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The world is starting to make its first ever exit from Quantitative Easing.

  • Monday, December 4, 2023

Andrew Bailey Governor of Bank of EnglandThe world has moved quite decisively from low inflation and declining interest rates to quite the opposite. This transition has brought greater economic volatility with the risk premium of holding equity assets haven risen. We are now potentially coming to the end period of high inflation and interest rates look as if they may have peaked. With this comes some investor optimism, that we have endured the pain and better times are ahead.

We must still be cautious because as the world economy slows, it will flirt with recession and endure the lag impact of high interest rates.

2024 will be a year influenced by elections both here in the UK and in the US. In the run up to these elections, there will be a political desire to maintain high budget deficits. Markets will start to price in this spending. The cost of capital as measured by gilt yields will be a theme of the year ahead.

Much of what has surprised central banks and financial markets through 2022 and 2023 comes from the lack of experience and past knowledge over the impact a pandemic would have upon the global economy. As we enter 2024, we should start to gain clarity over what a post pandemic world will look like and what the optimal rate of interest should be for this new environment.

Markets, analysts, and policy makers have been wrong about recession recently as the global economy has been quite resilient despite the circumstances. We now have forecasts of a ‘soft landing’ as far as the economy is concerned, where the recent rate hikes and tightening of fiscal policy has done enough to gradually return the economy and labour markets to close to a normal standing.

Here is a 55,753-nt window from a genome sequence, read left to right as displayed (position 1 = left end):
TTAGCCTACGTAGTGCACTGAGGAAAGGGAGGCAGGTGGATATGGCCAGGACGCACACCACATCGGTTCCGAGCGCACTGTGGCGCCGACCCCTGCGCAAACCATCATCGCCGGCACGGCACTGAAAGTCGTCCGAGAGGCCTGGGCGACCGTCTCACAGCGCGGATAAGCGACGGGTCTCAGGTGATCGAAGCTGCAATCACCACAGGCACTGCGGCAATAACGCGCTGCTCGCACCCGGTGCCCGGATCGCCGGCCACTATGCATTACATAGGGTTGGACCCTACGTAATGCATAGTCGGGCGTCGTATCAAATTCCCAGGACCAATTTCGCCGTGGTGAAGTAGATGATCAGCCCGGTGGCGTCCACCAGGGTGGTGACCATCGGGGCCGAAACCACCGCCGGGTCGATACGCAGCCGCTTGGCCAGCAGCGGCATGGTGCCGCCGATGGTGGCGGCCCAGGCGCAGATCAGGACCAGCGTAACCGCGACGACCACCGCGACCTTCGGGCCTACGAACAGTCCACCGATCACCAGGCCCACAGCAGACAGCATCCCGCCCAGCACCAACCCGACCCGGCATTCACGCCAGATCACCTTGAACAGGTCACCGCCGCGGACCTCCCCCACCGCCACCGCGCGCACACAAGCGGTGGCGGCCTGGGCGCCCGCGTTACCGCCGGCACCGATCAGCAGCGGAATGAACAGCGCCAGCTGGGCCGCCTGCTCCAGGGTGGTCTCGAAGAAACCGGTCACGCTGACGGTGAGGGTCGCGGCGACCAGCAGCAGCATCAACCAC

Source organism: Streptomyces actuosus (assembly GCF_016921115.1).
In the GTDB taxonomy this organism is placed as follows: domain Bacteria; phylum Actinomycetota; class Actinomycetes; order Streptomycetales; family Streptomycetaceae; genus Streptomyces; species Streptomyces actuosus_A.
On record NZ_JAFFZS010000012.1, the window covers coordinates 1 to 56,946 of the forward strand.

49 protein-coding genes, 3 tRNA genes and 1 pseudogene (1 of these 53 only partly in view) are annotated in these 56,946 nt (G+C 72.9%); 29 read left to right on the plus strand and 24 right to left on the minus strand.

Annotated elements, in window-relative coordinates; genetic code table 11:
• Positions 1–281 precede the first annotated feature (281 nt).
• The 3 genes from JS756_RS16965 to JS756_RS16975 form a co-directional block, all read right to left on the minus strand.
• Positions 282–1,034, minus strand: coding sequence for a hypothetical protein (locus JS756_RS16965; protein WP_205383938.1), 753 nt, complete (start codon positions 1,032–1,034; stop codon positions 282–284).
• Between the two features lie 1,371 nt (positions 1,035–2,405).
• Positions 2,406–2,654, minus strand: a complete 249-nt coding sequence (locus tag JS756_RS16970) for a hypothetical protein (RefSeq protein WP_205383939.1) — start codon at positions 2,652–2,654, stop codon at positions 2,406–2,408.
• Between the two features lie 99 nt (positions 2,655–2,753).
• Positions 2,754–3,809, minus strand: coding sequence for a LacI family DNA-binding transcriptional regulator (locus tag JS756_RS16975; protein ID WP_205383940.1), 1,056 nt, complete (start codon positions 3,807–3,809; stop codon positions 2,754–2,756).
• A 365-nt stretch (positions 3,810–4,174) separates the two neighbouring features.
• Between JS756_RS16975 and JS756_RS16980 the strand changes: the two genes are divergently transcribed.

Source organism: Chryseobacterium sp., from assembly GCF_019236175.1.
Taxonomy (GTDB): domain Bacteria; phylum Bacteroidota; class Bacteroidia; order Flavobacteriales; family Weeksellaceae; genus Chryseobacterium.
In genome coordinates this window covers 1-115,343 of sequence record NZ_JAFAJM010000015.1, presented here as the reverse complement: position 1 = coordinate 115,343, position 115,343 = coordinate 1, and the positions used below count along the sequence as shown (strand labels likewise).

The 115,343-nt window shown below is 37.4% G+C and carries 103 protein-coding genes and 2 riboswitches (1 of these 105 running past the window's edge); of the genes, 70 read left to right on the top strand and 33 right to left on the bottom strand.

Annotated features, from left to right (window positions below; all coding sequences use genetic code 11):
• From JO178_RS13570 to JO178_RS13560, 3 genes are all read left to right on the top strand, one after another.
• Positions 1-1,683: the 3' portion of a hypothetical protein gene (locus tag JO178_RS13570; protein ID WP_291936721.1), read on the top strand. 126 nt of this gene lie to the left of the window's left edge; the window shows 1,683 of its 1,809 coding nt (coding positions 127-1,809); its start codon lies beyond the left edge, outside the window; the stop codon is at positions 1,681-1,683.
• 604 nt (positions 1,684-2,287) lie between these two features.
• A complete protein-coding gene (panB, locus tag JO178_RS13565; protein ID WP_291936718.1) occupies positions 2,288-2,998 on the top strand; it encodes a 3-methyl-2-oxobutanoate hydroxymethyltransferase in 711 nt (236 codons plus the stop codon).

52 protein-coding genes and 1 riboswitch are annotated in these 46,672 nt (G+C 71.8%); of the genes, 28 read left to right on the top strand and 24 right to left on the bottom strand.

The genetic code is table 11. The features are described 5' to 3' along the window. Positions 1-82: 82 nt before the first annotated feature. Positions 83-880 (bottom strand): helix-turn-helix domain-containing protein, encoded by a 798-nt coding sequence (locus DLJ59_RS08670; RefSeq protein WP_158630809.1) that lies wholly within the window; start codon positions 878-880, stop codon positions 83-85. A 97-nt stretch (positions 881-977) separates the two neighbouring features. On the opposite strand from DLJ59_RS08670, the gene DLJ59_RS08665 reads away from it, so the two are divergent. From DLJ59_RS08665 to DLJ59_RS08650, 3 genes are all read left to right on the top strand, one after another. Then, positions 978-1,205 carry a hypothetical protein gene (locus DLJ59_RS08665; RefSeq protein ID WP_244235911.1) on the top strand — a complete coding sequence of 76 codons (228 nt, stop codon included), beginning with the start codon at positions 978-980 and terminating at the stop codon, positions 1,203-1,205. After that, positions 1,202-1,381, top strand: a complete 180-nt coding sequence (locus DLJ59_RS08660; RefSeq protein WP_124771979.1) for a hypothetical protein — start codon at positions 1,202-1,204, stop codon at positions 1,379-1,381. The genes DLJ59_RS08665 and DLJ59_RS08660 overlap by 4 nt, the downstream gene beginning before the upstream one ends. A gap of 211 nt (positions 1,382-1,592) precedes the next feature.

There are still areas of the economy that are of concern and that could have a greater negative impact. One is the levels of free savings that have been drained and with-it consumer spending, raising unemployment, and that the cost of re-financing is far higher. If there are signs of recession then central banks may seek to cut rates earlier to support the economy. These are the factors that emanate from the lag between rate rise and its effect on the real economy.

There are signs of recession in Europe and for this reason it is expected that the ECB may be first to cut rates in 2024. This is then likely to be followed by the Fed.

Markets are becoming more optimistic about a soft landing. The decision to keep rates high to reduce inflation seems to have worked. Once the Fed and other central banks are comfortable that the fight is won, they will respond by loosening policy and ease the costs to households and business.

Policy makers will continue to test the financial system as the world makes its first ever exit from Quantitative Easing. There is much about this process that we do not know as it has not been done before. The selling back into the market of US$ trillions of maturing or pre mature gilts and bonds by central banks will remove cash from the global economy and that impact and process in both unknown and undone before.

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Chris Davies

Chris Davies

Chartered Financial Adviser

Chris is a Chartered Independent Financial Adviser and leads the investment team.

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